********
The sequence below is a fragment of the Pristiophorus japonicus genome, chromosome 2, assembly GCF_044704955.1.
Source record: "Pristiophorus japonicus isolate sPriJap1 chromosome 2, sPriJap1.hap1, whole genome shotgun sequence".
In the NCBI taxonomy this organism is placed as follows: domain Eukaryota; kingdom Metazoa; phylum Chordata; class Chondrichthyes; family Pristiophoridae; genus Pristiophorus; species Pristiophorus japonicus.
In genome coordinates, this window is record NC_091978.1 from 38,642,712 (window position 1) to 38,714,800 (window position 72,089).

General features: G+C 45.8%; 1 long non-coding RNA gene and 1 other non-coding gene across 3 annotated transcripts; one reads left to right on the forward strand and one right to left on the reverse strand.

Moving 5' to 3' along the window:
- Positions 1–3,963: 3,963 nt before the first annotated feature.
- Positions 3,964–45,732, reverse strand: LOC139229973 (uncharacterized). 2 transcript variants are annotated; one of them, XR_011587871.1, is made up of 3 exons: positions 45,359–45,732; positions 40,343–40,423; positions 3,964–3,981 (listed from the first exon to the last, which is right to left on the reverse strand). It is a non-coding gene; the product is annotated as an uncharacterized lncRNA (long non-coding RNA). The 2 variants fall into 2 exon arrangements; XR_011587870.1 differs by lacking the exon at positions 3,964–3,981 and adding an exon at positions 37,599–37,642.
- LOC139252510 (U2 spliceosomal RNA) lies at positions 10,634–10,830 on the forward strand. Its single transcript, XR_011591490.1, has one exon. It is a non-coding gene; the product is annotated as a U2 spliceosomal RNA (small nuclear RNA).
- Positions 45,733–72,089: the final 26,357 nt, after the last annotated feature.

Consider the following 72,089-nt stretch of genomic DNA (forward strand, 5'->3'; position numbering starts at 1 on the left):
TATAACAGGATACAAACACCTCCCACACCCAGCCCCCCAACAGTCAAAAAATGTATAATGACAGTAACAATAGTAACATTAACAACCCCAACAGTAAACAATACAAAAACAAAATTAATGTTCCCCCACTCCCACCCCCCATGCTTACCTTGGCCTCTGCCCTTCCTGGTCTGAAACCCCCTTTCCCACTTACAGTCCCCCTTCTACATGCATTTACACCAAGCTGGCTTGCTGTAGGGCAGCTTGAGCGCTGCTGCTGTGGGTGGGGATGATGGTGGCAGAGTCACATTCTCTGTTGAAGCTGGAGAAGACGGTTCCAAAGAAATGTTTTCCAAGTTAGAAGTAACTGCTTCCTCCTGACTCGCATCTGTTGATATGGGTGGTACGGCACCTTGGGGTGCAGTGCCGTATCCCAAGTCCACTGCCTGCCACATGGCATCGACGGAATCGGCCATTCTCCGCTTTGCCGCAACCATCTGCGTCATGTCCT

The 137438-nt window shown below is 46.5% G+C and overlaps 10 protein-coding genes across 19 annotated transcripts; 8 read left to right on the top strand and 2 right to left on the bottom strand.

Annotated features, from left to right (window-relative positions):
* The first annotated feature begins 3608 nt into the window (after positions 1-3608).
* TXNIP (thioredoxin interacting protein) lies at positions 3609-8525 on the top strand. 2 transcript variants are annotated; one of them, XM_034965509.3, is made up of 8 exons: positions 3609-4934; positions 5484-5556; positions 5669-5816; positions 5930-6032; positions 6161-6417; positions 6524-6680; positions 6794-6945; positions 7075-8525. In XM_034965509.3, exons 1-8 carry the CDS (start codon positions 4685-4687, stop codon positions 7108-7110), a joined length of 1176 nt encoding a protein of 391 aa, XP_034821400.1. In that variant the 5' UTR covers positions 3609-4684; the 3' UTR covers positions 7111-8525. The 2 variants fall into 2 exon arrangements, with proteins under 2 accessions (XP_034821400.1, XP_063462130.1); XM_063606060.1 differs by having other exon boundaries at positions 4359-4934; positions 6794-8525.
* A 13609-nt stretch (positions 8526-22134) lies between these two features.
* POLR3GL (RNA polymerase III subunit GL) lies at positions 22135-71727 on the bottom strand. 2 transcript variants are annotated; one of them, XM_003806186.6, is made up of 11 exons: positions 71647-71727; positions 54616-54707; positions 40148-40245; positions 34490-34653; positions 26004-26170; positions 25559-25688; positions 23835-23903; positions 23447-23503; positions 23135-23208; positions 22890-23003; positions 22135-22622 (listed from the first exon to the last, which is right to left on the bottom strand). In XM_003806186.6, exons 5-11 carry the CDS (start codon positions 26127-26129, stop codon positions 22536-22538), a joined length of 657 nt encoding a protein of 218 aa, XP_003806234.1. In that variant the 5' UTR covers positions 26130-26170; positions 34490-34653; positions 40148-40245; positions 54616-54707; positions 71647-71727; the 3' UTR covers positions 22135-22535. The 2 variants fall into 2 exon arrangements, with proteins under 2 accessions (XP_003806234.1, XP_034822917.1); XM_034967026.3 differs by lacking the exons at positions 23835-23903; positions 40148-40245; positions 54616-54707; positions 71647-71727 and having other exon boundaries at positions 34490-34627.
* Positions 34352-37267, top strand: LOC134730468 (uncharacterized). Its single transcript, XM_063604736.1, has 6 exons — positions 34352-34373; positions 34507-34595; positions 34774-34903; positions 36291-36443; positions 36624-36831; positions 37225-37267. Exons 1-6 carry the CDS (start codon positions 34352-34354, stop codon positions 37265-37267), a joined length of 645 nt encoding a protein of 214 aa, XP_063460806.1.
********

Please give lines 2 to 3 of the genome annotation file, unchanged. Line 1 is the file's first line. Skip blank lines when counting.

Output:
Source record: "Pristiophorus japonicus isolate sPriJap1 chromosome 2, sPriJap1.hap1, whole genome shotgun sequence".
In the NCBI taxonomy this organism is placed as follows: domain Eukaryota; kingdom Metazoa; phylum Chordata; class Chondrichthyes; family Pristiophoridae; genus Pristiophorus; species Pristiophorus japonicus.